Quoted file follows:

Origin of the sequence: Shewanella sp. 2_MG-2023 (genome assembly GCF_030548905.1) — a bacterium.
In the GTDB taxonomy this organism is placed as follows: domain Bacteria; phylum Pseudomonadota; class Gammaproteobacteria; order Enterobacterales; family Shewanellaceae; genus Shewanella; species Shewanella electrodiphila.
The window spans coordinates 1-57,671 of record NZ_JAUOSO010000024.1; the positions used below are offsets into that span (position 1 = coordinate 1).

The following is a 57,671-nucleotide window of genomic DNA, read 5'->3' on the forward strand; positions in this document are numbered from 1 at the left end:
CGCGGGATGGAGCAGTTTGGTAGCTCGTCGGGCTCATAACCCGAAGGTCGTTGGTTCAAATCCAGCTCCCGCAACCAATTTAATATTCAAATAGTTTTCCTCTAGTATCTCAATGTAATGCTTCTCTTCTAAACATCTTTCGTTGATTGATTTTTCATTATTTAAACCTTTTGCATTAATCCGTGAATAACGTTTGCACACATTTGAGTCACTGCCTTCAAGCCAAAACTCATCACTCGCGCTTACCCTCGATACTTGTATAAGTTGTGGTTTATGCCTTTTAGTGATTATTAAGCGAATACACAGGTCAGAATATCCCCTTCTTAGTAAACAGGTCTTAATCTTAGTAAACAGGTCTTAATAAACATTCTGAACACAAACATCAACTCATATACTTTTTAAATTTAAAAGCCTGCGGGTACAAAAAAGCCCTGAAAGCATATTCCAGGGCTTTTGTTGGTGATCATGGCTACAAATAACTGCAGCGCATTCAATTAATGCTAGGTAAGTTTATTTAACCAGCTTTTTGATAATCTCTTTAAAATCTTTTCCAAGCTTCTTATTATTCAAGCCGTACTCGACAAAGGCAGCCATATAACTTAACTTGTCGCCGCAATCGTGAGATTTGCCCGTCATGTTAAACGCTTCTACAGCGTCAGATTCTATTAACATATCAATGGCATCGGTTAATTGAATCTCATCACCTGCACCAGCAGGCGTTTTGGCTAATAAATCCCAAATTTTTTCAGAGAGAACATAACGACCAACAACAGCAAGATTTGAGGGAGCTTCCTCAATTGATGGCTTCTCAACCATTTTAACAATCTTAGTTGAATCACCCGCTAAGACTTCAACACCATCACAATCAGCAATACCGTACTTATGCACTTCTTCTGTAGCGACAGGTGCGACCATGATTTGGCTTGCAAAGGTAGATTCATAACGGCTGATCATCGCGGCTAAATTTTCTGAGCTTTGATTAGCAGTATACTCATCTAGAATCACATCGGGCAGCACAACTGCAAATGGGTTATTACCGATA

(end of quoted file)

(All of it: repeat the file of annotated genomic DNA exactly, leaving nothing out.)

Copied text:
Origin of the sequence: Shewanella sp. 2_MG-2023 (genome assembly GCF_030548905.1) — a bacterium.
In the GTDB taxonomy this organism is placed as follows: domain Bacteria; phylum Pseudomonadota; class Gammaproteobacteria; order Enterobacterales; family Shewanellaceae; genus Shewanella; species Shewanella electrodiphila.
The window spans coordinates 1-57,671 of record NZ_JAUOSO010000024.1; the positions used below are offsets into that span (position 1 = coordinate 1).

The following is a 57,671-nucleotide window of genomic DNA, read 5'->3' on the forward strand; positions in this document are numbered from 1 at the left end:
CGCGGGATGGAGCAGTTTGGTAGCTCGTCGGGCTCATAACCCGAAGGTCGTTGGTTCAAATCCAGCTCCCGCAACCAATTTAATATTCAAATAGTTTTCCTCTAGTATCTCAATGTAATGCTTCTCTTCTAAACATCTTTCGTTGATTGATTTTTCATTATTTAAACCTTTTGCATTAATCCGTGAATAACGTTTGCACACATTTGAGTCACTGCCTTCAAGCCAAAACTCATCACTCGCGCTTACCCTCGATACTTGTATAAGTTGTGGTTTATGCCTTTTAGTGATTATTAAGCGAATACACAGGTCAGAATATCCCCTTCTTAGTAAACAGGTCTTAATCTTAGTAAACAGGTCTTAATAAACATTCTGAACACAAACATCAACTCATATACTTTTTAAATTTAAAAGCCTGCGGGTACAAAAAAGCCCTGAAAGCATATTCCAGGGCTTTTGTTGGTGATCATGGCTACAAATAACTGCAGCGCATTCAATTAATGCTAGGTAAGTTTATTTAACCAGCTTTTTGATAATCTCTTTAAAATCTTTTCCAAGCTTCTTATTATTCAAGCCGTACTCGACAAAGGCAGCCATATAACTTAACTTGTCGCCGCAATCGTGAGATTTGCCCGTCATGTTAAACGCTTCTACAGCGTCAGATTCTATTAACATATCAATGGCATCGGTTAATTGAATCTCATCACCTGCACCAGCAGGCGTTTTGGCTAATAAATCCCAAATTTTTTCAGAGAGAACATAACGACCAACAACAGCAAGATTTGAGGGAGCTTCCTCAATTGATGGCTTCTCAACCATTTTAACAATCTTAGTTGAATCACCCGCTAAGACTTCAACACCATCACAATCAGCAATACCGTACTTATGCACTTCTTCTGTAGCGACAGGTGCGACCATGATTTGGCTTGCAAAGGTAGATTCATAACGGCTGATCATCGCGGCTAAATTTTCTGAGCTTTGATTAGCAGTATACTCATCTAGAATCACATCGGGCAGCACAACTGCAAATGGGTTATTACCGATA